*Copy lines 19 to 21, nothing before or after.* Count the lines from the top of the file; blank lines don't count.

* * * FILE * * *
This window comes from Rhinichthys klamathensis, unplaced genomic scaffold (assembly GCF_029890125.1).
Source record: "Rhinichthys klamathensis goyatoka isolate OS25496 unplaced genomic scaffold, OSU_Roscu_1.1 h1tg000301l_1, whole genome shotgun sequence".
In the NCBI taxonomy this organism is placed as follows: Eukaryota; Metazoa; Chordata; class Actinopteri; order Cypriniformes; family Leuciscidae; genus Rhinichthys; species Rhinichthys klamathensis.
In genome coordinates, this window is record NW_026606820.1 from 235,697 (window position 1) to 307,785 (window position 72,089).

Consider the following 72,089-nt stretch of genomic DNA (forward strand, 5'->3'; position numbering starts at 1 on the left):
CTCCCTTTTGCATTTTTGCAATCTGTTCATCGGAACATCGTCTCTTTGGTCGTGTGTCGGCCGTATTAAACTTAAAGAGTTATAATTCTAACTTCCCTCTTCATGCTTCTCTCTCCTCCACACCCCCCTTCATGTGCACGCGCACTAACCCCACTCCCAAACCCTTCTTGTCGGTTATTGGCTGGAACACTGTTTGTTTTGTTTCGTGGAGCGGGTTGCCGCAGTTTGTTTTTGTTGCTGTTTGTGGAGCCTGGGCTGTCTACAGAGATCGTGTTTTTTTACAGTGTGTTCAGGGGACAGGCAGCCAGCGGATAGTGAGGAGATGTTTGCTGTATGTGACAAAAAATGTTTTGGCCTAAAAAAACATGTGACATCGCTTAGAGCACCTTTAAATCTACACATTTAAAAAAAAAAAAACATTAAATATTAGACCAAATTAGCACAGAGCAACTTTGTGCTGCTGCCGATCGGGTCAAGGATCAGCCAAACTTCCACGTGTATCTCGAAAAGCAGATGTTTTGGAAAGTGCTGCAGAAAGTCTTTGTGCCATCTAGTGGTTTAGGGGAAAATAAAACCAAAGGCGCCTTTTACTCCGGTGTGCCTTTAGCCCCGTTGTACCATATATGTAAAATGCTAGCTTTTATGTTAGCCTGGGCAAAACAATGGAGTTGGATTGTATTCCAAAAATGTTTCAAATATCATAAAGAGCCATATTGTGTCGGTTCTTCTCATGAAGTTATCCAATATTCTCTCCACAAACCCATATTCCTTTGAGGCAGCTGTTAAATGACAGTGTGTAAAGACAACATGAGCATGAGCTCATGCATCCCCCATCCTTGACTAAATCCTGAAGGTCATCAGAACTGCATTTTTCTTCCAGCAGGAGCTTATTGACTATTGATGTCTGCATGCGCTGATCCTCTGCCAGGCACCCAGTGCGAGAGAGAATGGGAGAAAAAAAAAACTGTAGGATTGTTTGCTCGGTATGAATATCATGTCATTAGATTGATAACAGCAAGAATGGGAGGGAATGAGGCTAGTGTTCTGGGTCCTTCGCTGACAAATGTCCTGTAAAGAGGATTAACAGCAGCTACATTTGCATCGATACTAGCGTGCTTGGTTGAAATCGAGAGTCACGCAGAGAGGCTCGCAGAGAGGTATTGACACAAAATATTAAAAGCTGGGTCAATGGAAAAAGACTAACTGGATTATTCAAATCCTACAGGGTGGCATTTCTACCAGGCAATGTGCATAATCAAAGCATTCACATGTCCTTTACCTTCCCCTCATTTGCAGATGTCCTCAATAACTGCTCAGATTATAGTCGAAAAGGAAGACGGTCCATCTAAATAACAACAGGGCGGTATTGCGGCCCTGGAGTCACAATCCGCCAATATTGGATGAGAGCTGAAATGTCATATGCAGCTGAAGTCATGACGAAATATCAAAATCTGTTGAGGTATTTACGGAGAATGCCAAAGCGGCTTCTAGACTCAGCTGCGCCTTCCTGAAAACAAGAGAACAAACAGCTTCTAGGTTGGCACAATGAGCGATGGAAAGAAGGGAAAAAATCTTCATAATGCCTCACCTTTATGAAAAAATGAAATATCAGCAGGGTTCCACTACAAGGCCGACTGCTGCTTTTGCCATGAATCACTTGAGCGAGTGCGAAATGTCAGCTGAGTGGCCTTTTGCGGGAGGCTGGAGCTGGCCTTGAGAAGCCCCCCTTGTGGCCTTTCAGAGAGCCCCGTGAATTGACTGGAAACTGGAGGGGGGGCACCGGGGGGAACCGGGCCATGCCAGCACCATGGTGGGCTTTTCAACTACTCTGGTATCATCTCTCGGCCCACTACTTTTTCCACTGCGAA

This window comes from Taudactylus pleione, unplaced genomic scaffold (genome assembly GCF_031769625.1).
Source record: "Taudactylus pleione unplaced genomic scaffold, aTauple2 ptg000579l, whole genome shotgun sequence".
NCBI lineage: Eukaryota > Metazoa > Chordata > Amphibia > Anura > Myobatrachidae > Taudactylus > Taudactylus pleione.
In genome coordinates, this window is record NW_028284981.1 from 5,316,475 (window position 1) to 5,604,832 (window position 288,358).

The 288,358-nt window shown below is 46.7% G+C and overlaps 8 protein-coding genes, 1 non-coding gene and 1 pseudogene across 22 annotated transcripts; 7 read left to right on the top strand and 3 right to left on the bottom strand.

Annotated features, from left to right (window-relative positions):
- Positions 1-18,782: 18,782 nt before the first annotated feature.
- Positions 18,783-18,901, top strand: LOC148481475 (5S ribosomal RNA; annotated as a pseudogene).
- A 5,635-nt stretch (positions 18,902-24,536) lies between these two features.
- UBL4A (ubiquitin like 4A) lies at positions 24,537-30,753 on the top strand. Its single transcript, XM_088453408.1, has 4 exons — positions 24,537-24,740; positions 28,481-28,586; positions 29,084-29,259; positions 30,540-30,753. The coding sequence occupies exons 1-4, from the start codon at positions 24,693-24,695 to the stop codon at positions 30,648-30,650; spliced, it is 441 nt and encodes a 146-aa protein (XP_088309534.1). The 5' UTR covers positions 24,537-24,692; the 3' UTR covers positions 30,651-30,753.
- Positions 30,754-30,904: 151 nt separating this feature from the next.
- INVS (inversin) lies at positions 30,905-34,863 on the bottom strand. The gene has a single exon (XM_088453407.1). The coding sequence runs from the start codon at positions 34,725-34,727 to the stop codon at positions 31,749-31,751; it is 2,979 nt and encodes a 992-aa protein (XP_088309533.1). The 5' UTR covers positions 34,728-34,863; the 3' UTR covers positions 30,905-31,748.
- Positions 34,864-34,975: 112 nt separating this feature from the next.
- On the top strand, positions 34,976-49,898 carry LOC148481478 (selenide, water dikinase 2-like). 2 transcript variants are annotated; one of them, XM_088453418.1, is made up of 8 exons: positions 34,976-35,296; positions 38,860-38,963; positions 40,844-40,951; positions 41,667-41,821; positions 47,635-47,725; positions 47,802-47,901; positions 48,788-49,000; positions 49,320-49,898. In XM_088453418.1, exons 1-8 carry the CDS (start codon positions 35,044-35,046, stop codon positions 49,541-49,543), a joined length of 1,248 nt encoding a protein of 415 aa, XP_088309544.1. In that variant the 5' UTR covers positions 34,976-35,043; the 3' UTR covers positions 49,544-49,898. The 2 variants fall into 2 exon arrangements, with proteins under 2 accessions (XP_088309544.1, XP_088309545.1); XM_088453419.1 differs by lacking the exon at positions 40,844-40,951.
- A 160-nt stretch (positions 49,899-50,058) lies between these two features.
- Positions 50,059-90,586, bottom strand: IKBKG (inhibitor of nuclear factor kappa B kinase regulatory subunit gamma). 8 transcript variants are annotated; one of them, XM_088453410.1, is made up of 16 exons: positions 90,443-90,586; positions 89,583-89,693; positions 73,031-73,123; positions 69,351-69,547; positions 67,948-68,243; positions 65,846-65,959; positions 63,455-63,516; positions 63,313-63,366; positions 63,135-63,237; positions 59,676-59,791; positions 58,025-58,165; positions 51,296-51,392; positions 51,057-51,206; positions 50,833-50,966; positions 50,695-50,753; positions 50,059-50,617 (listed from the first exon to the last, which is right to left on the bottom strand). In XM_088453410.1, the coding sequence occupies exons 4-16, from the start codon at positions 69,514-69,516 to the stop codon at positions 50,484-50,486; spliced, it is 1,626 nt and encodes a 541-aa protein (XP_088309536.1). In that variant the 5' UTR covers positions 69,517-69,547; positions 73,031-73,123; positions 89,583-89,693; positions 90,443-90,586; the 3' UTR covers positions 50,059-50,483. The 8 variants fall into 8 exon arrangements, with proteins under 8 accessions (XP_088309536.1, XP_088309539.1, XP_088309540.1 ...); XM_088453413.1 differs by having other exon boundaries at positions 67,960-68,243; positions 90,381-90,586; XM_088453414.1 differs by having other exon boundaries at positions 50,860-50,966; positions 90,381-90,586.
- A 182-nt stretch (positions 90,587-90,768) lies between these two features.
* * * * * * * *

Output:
- Positions 34,864-34,975: 112 nt separating this feature from the next.
- On the top strand, positions 34,976-49,898 carry LOC148481478 (selenide, water dikinase 2-like). 2 transcript variants are annotated; one of them, XM_088453418.1, is made up of 8 exons: positions 34,976-35,296; positions 38,860-38,963; positions 40,844-40,951; positions 41,667-41,821; positions 47,635-47,725; positions 47,802-47,901; positions 48,788-49,000; positions 49,320-49,898. In XM_088453418.1, exons 1-8 carry the CDS (start codon positions 35,044-35,046, stop codon positions 49,541-49,543), a joined length of 1,248 nt encoding a protein of 415 aa, XP_088309544.1. In that variant the 5' UTR covers positions 34,976-35,043; the 3' UTR covers positions 49,544-49,898. The 2 variants fall into 2 exon arrangements, with proteins under 2 accessions (XP_088309544.1, XP_088309545.1); XM_088453419.1 differs by lacking the exon at positions 40,844-40,951.
- A 160-nt stretch (positions 49,899-50,058) lies between these two features.